Thanks for watching! You may want to consider giving this amazing remedy for cardiac arrhythmias a try.

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Getting Arrhythmias After You Break a Fast?

Getting Arrhythmias After You Break a Fast?

Getting Arrhythmias After You Break a Fast?

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Getting Arrhythmias After You Break a Fast?

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Do you experience arrhythmias after fasting? Here’s what you need to know.

Timestamps:
0:00 Arrhythmia after breaking a fast
0:22 Why arrhythmias can occur after a fast
0:40 Insulin and electrolytes
1:08 How electrolytes are stored
2:03 How to help prevent arrhythmias after fasting

In this video, I want to talk to you about what you can do if you experience arrhythmia after breaking a fast. Arrhythmia is an abnormal heartbeat—this could be a palpitation or a skipped beat. Keep in mind that these are only my opinions. Check with your doctor before taking any of my advice.

Arrhythmias can often occur when you are not doing keto, but you’re doing fasting. If you do a long fast—say, over 48 hours—and then you consume a big high-carb meal. You may notice some problems in your body simply because you’re going to spike your insulin levels.

Insulin moves electrolytes from the blood to inside the cell. This causes a sudden shift in potassium, magnesium, sodium, chloride, and phosphorous. When this shift happens, you have significantly fewer electrolytes in the blood.

On top of this issue, you may already be deficient in electrolytes from fasting—particularly if you aren’t taking electrolytes regularly while on a fast.

This is a more common problem you may see if you are fasting for prolonged periods of time.

Here’s what you should do:
1. Stay on keto
2. Take electrolytes during your fast
3. Break long fasts with a smaller meal

Dr. Eric Berg DC Bio:
Dr. Berg, age 55, is a chiropractor who specializes in Healthy Ketosis & Intermittent Fasting. He is the author of the best-selling book The Healthy Keto Plan, and is the Director of Dr. Berg’s Nutritionals. He no longer practices, but focuses on health education through social media.

DR. BERG’S SHOP:

Follow us on FACEBOOK: fb.me/DrEricBerg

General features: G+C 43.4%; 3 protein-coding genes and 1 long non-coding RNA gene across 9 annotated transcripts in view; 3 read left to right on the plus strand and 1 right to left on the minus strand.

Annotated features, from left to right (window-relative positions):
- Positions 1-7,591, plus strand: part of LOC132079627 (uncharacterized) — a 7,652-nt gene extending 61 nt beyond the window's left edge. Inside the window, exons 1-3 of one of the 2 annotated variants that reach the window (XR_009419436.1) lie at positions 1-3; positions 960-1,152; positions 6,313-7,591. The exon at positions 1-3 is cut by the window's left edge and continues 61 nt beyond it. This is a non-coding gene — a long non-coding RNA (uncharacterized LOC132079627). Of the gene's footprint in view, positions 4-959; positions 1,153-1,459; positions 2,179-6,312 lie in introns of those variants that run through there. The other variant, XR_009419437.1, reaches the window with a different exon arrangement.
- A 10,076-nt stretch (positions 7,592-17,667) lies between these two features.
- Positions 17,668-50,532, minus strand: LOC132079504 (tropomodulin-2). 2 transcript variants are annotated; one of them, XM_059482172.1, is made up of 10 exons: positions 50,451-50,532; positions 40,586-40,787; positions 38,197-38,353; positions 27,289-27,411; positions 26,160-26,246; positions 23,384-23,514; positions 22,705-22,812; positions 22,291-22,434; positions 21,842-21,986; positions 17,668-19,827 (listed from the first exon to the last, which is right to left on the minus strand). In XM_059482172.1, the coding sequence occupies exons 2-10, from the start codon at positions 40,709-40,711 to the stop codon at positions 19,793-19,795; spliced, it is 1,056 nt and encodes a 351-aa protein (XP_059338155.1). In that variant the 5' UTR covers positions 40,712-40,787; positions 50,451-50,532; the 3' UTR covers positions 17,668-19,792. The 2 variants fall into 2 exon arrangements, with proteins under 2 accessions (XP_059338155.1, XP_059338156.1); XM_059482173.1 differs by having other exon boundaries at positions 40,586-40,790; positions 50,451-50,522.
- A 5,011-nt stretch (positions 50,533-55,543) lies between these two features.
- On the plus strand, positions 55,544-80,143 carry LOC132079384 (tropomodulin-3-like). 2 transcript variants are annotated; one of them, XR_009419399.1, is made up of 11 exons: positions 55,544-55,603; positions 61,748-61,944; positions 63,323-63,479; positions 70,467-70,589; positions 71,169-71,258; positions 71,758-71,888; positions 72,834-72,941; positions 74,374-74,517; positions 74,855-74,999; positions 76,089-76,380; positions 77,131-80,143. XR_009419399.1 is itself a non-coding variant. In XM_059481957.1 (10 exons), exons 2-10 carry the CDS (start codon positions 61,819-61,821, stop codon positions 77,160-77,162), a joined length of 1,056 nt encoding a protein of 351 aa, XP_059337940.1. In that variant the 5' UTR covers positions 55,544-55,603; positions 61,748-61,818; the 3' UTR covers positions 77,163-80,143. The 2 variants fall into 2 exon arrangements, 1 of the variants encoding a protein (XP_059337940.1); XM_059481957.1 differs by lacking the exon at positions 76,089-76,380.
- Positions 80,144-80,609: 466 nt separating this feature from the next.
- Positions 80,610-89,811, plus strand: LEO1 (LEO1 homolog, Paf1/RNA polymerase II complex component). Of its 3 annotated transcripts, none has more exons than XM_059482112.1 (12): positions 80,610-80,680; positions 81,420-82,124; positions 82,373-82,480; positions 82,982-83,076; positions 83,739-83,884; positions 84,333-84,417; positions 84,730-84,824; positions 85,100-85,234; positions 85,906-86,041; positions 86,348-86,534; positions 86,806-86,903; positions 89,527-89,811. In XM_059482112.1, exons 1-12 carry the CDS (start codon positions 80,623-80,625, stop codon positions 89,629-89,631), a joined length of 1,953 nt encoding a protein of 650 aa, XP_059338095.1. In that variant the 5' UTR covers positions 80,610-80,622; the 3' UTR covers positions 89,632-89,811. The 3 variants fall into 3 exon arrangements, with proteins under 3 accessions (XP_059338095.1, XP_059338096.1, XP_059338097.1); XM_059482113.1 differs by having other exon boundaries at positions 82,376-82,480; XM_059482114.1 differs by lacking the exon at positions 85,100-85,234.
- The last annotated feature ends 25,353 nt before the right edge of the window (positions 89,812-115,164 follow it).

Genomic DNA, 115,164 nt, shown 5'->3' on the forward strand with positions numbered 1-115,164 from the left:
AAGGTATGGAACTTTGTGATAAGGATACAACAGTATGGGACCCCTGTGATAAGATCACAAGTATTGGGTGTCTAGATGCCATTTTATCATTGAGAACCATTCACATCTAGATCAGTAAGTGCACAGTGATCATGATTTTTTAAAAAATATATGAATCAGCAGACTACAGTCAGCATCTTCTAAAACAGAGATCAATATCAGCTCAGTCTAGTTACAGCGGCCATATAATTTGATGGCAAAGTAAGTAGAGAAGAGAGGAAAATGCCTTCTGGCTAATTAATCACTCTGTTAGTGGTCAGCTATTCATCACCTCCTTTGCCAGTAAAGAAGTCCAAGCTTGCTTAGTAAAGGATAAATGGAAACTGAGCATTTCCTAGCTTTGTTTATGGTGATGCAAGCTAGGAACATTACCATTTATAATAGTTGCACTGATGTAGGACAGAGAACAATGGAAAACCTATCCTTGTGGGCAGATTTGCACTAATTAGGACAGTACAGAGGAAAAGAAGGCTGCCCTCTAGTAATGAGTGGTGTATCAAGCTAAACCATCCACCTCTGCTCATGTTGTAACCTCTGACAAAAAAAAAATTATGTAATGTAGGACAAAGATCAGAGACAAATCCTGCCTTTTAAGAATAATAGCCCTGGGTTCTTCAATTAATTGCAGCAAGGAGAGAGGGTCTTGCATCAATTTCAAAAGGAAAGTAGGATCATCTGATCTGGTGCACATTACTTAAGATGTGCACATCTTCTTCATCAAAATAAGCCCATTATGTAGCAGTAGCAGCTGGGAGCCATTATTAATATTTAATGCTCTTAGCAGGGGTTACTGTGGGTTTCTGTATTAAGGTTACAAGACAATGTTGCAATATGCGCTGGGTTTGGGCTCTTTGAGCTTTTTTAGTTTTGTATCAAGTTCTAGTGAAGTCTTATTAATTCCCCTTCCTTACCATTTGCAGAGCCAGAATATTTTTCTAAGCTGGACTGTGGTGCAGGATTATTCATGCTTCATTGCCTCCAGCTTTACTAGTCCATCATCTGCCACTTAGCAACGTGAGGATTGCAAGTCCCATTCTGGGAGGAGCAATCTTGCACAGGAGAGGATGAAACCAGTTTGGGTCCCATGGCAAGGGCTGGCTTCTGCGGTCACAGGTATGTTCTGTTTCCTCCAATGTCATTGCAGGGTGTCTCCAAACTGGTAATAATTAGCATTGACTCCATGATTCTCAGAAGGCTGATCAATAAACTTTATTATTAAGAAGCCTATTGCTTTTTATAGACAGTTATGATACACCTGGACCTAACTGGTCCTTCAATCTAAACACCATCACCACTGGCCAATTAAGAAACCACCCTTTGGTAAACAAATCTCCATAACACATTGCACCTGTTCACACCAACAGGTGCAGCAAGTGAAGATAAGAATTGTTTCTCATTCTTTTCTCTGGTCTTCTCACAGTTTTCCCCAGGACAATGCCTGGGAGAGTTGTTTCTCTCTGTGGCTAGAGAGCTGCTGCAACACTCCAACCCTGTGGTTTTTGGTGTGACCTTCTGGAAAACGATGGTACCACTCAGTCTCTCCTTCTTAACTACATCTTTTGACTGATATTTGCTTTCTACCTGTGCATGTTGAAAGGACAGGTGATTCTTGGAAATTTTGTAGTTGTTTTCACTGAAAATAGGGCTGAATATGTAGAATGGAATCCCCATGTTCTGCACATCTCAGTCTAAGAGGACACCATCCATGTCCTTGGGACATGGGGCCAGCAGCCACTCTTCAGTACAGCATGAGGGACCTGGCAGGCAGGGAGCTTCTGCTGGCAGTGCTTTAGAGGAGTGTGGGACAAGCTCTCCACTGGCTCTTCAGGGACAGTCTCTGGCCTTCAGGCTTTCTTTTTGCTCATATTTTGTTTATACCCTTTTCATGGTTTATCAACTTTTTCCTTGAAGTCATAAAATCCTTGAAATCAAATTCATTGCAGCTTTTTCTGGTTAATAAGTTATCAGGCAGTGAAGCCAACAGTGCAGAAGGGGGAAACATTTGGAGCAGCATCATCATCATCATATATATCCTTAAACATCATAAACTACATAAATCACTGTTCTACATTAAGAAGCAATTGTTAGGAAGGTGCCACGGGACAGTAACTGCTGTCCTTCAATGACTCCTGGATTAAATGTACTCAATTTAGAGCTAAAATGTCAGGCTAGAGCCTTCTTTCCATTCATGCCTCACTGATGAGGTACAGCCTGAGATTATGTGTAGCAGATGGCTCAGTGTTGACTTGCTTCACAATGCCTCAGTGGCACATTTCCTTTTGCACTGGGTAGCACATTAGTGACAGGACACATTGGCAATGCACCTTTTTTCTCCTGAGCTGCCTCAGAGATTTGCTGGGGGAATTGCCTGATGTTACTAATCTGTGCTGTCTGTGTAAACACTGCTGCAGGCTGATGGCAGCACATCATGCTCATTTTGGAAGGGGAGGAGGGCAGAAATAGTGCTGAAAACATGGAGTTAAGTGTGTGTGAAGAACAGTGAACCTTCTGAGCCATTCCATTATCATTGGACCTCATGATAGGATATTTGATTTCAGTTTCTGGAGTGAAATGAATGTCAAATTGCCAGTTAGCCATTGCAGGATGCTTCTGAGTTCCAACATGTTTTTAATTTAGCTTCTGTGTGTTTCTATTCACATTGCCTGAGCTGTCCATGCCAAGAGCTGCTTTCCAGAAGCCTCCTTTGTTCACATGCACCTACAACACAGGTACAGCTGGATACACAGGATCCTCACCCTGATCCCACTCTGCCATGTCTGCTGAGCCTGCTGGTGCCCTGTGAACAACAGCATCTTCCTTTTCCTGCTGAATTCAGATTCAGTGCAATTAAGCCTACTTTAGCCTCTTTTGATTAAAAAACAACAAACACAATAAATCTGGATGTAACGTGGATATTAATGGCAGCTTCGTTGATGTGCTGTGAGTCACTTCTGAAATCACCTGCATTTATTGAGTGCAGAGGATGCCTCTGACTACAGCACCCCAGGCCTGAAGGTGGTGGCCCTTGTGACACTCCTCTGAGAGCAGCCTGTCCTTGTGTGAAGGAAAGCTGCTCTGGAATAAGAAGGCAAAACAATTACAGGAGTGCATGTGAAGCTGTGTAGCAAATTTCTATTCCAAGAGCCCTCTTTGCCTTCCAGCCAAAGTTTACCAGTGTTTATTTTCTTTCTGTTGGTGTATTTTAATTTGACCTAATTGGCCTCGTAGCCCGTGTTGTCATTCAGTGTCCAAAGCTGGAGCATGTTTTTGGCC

Send a Message to his team: m.me/DrEricBerg

ABOUT DR. BERG:

Disclaimer:
Dr. Eric Berg received his Doctor of Chiropractic degree from Palmer College of Chiropractic in 1988. His use of “doctor” or “Dr.” in relation to himself solely refers to that degree. Dr. Berg is a licensed chiropractor in Virginia, California, and Louisiana, but he no longer practices chiropractic in any state and does not see patients so he can focus on educating people as a full time activity, yet he maintains an active license. This video is for general informational purposes only. It should not be used to self-diagnose and it is not a substitute for a medical exam, cure, treatment, diagnosis, and prescription or recommendation. It does not create a doctor-patient relationship between Dr. Berg and you. You should not make any change in your health regimen or diet before first consulting a physician and obtaining a medical exam, diagnosis, and recommendation. Always seek the advice of a physician or other qualified health provider with any questions you may have regarding a medical condition. The Health & Wellness, Dr. Berg Nutritionals and Dr. Eric Berg, D.C. are not liable or responsible for any advice, course of treatment, diagnosis or any other information, services or product you obtain through this video or site.

Thanks for watching. I hope this quick video helped clear up why you might have arrhythmias after a fast, and what you can do to prevent them from happening.